First Days and New Jobs

New Opportunities

Is it kitschy to blog about someone else’s blog? I’m going to say no because I think being referenced (in a complementary fashion) is a positive.  I caught this article by Mark Suster (@msuster) which someone shared on Google+ recently.  The amount of information that’s there was on point and very direct to the new employee. My opinion is that even if you’re not completely new to the workforce, these are still good lessons to pay attention to.

 So often we hear people surprised at receiving disciplinary action (up to and including termination from their position). Some of this is avoidable if you’re striving to improve and actually take action on those items.


With that article in mind, it made me think back to an HR conference I attended last spring.  Shari Harley (@shariharley) was one of the keynote speakers. Some people just have a knack for public speaking, and she was one of them (at least from my perspective). One of the things I walked away with was her view point on asking people for candid feedback (which I’m reflecting on Mark Suster’s topic number four on his post). I’ll paraphrase from both (their original thoughts, not mine) – that if you’re going to ask for the feedback, be appreciative, take away the positives and do something proactive with that useful criticism.  No one is perfect – learn and grow where you can. I say this and what I really mean is, if you can’t take the criticism and fix whatever needs fixing, someone else will (that’s a hint that if you can’t perform or adjust, there will be several people waiting eagerly to take your place).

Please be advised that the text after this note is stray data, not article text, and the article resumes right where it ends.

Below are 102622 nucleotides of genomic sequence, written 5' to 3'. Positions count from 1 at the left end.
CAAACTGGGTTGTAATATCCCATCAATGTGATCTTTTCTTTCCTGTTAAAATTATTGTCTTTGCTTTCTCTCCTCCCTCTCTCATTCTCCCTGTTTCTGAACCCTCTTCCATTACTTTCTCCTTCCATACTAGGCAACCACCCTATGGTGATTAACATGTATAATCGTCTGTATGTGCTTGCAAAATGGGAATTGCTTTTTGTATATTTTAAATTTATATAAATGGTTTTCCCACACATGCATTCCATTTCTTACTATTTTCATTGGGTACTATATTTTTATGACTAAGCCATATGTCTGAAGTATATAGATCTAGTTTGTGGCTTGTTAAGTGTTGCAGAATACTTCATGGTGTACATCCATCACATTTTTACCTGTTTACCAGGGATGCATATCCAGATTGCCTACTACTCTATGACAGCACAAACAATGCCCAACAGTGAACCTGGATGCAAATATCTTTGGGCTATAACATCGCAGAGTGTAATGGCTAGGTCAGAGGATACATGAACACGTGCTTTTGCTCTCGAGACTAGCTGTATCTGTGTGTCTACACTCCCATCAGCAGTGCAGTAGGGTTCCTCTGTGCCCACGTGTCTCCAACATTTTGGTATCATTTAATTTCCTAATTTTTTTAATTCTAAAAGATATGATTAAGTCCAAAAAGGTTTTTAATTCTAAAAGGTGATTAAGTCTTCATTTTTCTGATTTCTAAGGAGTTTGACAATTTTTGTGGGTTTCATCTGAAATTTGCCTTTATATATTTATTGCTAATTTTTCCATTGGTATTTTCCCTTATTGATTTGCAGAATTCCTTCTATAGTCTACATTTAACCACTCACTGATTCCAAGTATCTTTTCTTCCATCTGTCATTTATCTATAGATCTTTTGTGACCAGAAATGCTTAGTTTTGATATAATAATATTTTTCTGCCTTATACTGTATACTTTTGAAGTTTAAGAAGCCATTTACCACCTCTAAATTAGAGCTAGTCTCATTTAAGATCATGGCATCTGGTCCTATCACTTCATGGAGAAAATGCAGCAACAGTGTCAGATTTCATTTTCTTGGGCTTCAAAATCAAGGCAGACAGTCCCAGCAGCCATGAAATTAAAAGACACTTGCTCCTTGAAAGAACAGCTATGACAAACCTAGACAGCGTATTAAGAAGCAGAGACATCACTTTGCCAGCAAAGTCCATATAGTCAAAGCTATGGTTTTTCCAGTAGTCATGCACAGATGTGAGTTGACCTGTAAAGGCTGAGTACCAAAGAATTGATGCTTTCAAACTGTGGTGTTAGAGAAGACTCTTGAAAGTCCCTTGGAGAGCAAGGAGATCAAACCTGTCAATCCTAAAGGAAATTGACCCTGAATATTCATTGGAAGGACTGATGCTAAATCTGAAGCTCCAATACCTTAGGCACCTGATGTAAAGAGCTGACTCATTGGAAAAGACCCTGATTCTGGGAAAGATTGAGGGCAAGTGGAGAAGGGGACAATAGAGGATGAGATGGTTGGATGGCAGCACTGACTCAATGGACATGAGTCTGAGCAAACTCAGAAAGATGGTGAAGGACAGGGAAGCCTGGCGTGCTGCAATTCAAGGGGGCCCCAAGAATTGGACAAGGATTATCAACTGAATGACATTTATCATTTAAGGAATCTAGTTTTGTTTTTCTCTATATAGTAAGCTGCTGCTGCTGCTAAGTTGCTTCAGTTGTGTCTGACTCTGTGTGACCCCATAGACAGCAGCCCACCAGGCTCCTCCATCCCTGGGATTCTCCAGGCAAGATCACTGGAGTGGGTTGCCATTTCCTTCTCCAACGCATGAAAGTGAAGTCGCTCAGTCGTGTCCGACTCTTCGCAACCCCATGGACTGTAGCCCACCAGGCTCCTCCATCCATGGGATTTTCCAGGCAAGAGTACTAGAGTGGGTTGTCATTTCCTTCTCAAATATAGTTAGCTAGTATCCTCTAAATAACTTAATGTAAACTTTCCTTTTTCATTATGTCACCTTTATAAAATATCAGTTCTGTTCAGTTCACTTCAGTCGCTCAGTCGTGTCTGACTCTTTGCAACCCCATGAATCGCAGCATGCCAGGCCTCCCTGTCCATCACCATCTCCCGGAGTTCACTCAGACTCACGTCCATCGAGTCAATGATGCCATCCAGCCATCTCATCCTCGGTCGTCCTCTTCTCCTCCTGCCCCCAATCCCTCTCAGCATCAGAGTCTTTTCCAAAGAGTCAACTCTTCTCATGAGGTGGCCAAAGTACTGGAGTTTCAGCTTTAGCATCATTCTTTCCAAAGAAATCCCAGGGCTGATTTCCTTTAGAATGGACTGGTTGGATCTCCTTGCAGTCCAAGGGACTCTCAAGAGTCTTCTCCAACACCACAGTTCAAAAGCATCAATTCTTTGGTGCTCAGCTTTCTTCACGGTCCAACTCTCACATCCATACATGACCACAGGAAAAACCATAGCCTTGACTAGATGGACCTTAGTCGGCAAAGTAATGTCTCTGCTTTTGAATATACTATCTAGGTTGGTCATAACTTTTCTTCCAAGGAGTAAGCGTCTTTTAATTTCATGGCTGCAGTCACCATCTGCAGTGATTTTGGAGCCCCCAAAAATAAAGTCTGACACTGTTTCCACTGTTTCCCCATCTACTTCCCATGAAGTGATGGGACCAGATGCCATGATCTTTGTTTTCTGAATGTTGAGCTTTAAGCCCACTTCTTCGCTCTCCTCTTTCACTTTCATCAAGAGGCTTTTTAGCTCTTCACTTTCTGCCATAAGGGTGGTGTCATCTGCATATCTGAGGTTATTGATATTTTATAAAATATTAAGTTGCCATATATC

One point in Suster’s article that I would add to though is to be selective on who you choose as a mentor; it’s kind of like choosing professional references. Make sure to choose the right mentor(s) over time.  Choosing the right ones allow you to grow and develop in a manner that’s embraced by the company culture that you’re in. It’s not always the ‘popular’ one that’s the most productive – ‘flashy’ isn’t always the goal (not to say those folks aren’t productive).

As you look forward to your new gig, treat every day as the first day he describes. Look for ways to improve, look for feedback. I suggest you treat it like a business/sales relationship – always be closing to the next step. Approach your work like you’re trying to earn another day work. In the long run, this type of dedication can have a great impact on your approach to work overall.


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